As the Young Dancers’ Program Director, Silagy is constantly seeking ways to improve the program, provide performance opportunities for young dancers, and involve youth from the local communities of Cabbagetown, Regent Park, and St. Jamestown. She was instrumental in setting up a sponsorship program for children and young people from Regent Park and St. Jamestown to allow them to participate in the YDP. Additionally, she advocated for the inclusion of a Creative Movement Made for Me class, an integrated class for children of mixed abilities. Silagy traveled to London, England for the Youth Dance England 2010 Conference where she was first introduced to dance for all bodies. She has received two prestigious grants from the Canada Council for the Arts to pursue her DanceAbility Teacher Certification at ImpulsTanz in Vienna 2012, and to pursue the newly-conceived advanced DanceAbility Training in Monte Video, Uruguay, in 2015. In 2014, Silagy traveled by invitation to Mexico with 15 international artists, to envision next steps for DanceAbility International with DanceAbility founder Alito Alessi. She has also been invited to perform new work with DanceAbility while in Mexico. Silagy is currently in the second year of her MFA candidacy in Dance at York University. She is also developing a new multi-media dance work for children with multi-abilities in partnership with Theatre Direct in 2015 and 2016.

photo of Nikolaos MarkakisNikolaos Markakis

Nikolaos Markakis is a co-founder of Half Second Echo Dance Collective. He was first introduced to dance at the Cretan Association of Toronto Knossos, where he studied Cretan Folkloric dance. He was introduced to Western styles of dance in High School and followed his passion of movement to York University where he completed his Bachelors of Fine Arts in 2013. Post his undergraduate degree, he has performed and choreographed with Half Second Echo and performed for; Shannon Litzenberger, Valerie Calam, David Earl, Marie-Josee Chartier, and Susie Burpee. Outside of the Dance world Nikolaos is the President of the Winters College Alumni Network, and the East Coast Vice President of the Pancretan Youth Association of America. Currently Nikolaos is researching the possibility of hybrid choreography between Cretan Folkloric and Contemporary dance practices. His main objective is to use his two embodied dance recourses in his creative practice to allow an organic approach, and cultivating an environment for his two worlds of dance to live simultaneously.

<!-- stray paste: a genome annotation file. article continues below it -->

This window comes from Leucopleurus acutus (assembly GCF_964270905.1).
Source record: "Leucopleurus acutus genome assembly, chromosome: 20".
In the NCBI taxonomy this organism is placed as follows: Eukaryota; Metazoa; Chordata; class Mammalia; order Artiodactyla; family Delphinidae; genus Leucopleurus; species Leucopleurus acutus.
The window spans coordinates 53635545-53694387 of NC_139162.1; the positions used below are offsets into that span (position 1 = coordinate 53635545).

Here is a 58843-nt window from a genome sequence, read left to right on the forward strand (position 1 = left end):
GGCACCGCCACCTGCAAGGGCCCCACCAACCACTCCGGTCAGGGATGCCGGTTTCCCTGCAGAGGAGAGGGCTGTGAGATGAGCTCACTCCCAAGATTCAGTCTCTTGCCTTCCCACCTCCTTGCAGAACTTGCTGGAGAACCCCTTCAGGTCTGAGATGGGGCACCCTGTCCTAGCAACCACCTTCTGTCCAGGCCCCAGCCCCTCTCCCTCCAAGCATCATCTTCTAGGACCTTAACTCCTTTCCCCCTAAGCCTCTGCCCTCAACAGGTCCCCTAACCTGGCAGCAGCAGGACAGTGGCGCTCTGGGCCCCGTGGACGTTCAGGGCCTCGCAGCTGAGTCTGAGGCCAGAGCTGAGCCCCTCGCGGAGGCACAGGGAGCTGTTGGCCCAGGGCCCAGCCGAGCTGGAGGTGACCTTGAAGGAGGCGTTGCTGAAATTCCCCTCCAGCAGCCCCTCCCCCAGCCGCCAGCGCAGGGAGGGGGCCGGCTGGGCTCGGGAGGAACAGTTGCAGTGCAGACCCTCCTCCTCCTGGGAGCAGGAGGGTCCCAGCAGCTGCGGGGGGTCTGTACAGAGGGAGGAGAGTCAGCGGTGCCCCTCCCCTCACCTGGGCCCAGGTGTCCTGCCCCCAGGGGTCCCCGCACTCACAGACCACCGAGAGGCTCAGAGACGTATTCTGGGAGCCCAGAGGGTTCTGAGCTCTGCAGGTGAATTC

photo of Suma NairSuma Nair

Suma Nair’s artistic pursuits began with dance. Growing up in the Middle East, she was initiated into the study of Bharatanatyam when she was seven. She continues to practice, teach and perform the style extensively. Suma draws upon her training as an Indian Classical dancer to create the foundation to explore new forms of dance expression that combine Indian Classical and Contemporary styles. She has also received training in the creative artistic practice of Laban Movement Analysis. With an education in Business Management and Mass Communications, Suma Nair blends her existing skill sets with a career in dance as a choreographer and performer.

She has also received training in Documentary Filmmaking, and has worked on several videos documenting artistes and other professionals alike. As part of the Documentary program, she was chosen as part of a three-member team to create educational videos in post-earthquake Haiti for the NGO Save The Children. She has worked in the fields of Event Management and Public Relations, only to realize that she could use the expertise she developed there to build a career in the performing arts. Currently an MFA Dance graduate student at York University, she was recently awarded the Susan Crocker and John Hunkin Scholarship in Fine Arts for 2014-2015.


| First Year MFAs | Second Year MFAs |